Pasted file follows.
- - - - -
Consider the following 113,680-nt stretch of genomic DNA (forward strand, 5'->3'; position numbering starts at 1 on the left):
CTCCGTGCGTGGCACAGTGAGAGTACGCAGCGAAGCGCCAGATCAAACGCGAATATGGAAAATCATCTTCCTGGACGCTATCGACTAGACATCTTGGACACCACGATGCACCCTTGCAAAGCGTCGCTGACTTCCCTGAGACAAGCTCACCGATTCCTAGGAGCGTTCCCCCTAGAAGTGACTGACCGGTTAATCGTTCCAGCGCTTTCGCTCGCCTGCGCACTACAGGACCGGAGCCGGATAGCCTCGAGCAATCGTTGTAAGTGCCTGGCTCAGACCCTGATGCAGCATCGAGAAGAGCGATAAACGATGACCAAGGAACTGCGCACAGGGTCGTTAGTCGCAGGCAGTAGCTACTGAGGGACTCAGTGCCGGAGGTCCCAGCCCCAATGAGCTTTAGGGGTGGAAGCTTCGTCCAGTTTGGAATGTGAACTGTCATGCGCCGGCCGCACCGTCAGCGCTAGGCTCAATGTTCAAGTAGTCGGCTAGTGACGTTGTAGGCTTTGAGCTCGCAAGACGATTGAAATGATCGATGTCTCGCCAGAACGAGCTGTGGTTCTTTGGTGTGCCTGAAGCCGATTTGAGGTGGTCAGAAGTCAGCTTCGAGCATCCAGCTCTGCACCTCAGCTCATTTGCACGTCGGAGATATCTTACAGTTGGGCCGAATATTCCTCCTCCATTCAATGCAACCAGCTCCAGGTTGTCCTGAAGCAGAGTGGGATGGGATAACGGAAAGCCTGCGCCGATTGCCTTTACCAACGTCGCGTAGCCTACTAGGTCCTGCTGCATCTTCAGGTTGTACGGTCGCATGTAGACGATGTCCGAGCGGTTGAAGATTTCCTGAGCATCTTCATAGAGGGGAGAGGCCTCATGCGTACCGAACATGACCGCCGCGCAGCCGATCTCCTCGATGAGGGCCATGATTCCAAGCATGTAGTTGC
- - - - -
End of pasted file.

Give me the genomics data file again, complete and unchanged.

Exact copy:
Consider the following 113,680-nt stretch of genomic DNA (forward strand, 5'->3'; position numbering starts at 1 on the left):
CTCCGTGCGTGGCACAGTGAGAGTACGCAGCGAAGCGCCAGATCAAACGCGAATATGGAAAATCATCTTCCTGGACGCTATCGACTAGACATCTTGGACACCACGATGCACCCTTGCAAAGCGTCGCTGACTTCCCTGAGACAAGCTCACCGATTCCTAGGAGCGTTCCCCCTAGAAGTGACTGACCGGTTAATCGTTCCAGCGCTTTCGCTCGCCTGCGCACTACAGGACCGGAGCCGGATAGCCTCGAGCAATCGTTGTAAGTGCCTGGCTCAGACCCTGATGCAGCATCGAGAAGAGCGATAAACGATGACCAAGGAACTGCGCACAGGGTCGTTAGTCGCAGGCAGTAGCTACTGAGGGACTCAGTGCCGGAGGTCCCAGCCCCAATGAGCTTTAGGGGTGGAAGCTTCGTCCAGTTTGGAATGTGAACTGTCATGCGCCGGCCGCACCGTCAGCGCTAGGCTCAATGTTCAAGTAGTCGGCTAGTGACGTTGTAGGCTTTGAGCTCGCAAGACGATTGAAATGATCGATGTCTCGCCAGAACGAGCTGTGGTTCTTTGGTGTGCCTGAAGCCGATTTGAGGTGGTCAGAAGTCAGCTTCGAGCATCCAGCTCTGCACCTCAGCTCATTTGCACGTCGGAGATATCTTACAGTTGGGCCGAATATTCCTCCTCCATTCAATGCAACCAGCTCCAGGTTGTCCTGAAGCAGAGTGGGATGGGATAACGGAAAGCCTGCGCCGATTGCCTTTACCAACGTCGCGTAGCCTACTAGGTCCTGCTGCATCTTCAGGTTGTACGGTCGCATGTAGACGATGTCCGAGCGGTTGAAGATTTCCTGAGCATCTTCATAGAGGGGAGAGGCCTCATGCGTACCGAACATGACCGCCGCGCAGCCGATCTCCTCGATGAGGGCCATGATTCCAAGCATGTAGTTGC